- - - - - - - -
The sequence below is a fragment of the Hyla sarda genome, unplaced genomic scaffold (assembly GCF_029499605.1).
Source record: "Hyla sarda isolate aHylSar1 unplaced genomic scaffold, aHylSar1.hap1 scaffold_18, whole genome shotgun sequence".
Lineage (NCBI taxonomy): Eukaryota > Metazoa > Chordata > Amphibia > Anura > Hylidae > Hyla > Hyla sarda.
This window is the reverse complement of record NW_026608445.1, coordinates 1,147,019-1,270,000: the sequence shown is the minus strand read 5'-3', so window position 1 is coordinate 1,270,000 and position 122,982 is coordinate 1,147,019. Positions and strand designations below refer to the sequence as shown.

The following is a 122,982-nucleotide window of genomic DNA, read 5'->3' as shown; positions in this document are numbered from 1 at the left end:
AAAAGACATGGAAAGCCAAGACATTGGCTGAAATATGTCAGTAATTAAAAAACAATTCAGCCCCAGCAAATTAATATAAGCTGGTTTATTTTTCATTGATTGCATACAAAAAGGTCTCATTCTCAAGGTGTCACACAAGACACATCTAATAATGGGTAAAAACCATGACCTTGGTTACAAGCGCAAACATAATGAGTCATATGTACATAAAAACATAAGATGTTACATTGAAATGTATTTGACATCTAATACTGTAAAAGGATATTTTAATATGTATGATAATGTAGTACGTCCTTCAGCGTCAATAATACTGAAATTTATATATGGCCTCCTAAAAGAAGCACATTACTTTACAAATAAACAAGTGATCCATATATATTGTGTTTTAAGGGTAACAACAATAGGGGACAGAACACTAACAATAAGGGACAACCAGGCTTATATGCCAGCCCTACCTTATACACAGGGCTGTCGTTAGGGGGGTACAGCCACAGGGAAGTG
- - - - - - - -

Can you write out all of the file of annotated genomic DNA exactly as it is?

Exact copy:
The sequence below is a fragment of the Hyla sarda genome, unplaced genomic scaffold (assembly GCF_029499605.1).
Source record: "Hyla sarda isolate aHylSar1 unplaced genomic scaffold, aHylSar1.hap1 scaffold_18, whole genome shotgun sequence".
Lineage (NCBI taxonomy): Eukaryota > Metazoa > Chordata > Amphibia > Anura > Hylidae > Hyla > Hyla sarda.
This window is the reverse complement of record NW_026608445.1, coordinates 1,147,019-1,270,000: the sequence shown is the minus strand read 5'-3', so window position 1 is coordinate 1,270,000 and position 122,982 is coordinate 1,147,019. Positions and strand designations below refer to the sequence as shown.

The following is a 122,982-nucleotide window of genomic DNA, read 5'->3' as shown; positions in this document are numbered from 1 at the left end:
AAAAGACATGGAAAGCCAAGACATTGGCTGAAATATGTCAGTAATTAAAAAACAATTCAGCCCCAGCAAATTAATATAAGCTGGTTTATTTTTCATTGATTGCATACAAAAAGGTCTCATTCTCAAGGTGTCACACAAGACACATCTAATAATGGGTAAAAACCATGACCTTGGTTACAAGCGCAAACATAATGAGTCATATGTACATAAAAACATAAGATGTTACATTGAAATGTATTTGACATCTAATACTGTAAAAGGATATTTTAATATGTATGATAATGTAGTACGTCCTTCAGCGTCAATAATACTGAAATTTATATATGGCCTCCTAAAAGAAGCACATTACTTTACAAATAAACAAGTGATCCATATATATTGTGTTTTAAGGGTAACAACAATAGGGGACAGAACACTAACAATAAGGGACAACCAGGCTTATATGCCAGCCCTACCTTATACACAGGGCTGTCGTTAGGGGGGTACAGCCACAGGGAAGTG